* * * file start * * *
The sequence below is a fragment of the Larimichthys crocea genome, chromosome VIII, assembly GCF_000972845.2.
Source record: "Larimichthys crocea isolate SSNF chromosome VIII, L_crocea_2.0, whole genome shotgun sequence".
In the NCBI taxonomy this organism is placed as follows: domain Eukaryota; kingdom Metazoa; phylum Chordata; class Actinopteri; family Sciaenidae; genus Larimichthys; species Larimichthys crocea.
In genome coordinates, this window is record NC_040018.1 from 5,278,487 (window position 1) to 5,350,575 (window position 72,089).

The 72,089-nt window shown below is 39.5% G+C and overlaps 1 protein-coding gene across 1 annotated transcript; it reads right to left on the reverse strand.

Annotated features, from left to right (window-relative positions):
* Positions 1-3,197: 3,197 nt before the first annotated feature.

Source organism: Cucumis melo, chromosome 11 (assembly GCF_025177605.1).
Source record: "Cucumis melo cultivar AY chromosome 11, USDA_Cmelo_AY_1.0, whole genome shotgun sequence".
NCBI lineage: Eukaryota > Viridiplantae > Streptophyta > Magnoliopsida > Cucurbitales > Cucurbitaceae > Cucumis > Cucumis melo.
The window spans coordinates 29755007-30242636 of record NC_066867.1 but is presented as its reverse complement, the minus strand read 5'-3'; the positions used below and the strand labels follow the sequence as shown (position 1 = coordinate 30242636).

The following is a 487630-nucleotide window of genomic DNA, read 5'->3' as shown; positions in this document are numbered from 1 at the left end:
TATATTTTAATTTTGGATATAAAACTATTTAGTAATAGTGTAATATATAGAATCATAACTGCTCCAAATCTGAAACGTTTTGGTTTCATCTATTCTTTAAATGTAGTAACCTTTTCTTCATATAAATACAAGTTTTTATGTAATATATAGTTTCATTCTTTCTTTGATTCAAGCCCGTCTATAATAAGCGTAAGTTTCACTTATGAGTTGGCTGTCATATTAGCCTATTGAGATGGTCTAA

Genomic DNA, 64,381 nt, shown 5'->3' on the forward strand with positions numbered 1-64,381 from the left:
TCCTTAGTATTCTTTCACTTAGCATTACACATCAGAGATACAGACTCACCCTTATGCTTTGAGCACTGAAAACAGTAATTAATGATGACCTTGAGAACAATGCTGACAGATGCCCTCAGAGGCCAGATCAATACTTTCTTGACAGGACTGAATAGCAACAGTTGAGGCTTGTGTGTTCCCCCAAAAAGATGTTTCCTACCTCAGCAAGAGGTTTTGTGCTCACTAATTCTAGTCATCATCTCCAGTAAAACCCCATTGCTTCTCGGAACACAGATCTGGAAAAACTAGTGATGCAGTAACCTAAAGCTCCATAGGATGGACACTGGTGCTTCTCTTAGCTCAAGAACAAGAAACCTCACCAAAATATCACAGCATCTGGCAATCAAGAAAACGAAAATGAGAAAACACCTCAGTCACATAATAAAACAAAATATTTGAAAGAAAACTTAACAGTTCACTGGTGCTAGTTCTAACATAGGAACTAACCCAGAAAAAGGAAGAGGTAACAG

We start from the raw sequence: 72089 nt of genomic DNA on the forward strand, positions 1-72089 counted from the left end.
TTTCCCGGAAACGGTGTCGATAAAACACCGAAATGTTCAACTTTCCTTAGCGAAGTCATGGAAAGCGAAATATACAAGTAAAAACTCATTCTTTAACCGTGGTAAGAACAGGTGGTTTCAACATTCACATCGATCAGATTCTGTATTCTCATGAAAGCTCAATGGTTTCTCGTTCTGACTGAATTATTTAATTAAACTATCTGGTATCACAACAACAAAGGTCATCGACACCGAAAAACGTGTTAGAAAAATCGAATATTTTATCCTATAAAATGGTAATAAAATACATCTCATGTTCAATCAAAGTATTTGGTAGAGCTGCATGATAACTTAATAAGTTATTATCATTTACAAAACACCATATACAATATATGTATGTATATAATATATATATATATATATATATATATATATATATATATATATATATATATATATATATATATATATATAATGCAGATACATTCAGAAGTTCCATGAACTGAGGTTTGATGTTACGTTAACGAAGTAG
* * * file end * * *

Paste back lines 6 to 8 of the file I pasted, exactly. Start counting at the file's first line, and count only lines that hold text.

Annotated features, from left to right (window-relative positions):
* Positions 1-3,197: 3,197 nt before the first annotated feature.

Source organism: Cucumis melo, chromosome 11 (assembly GCF_025177605.1).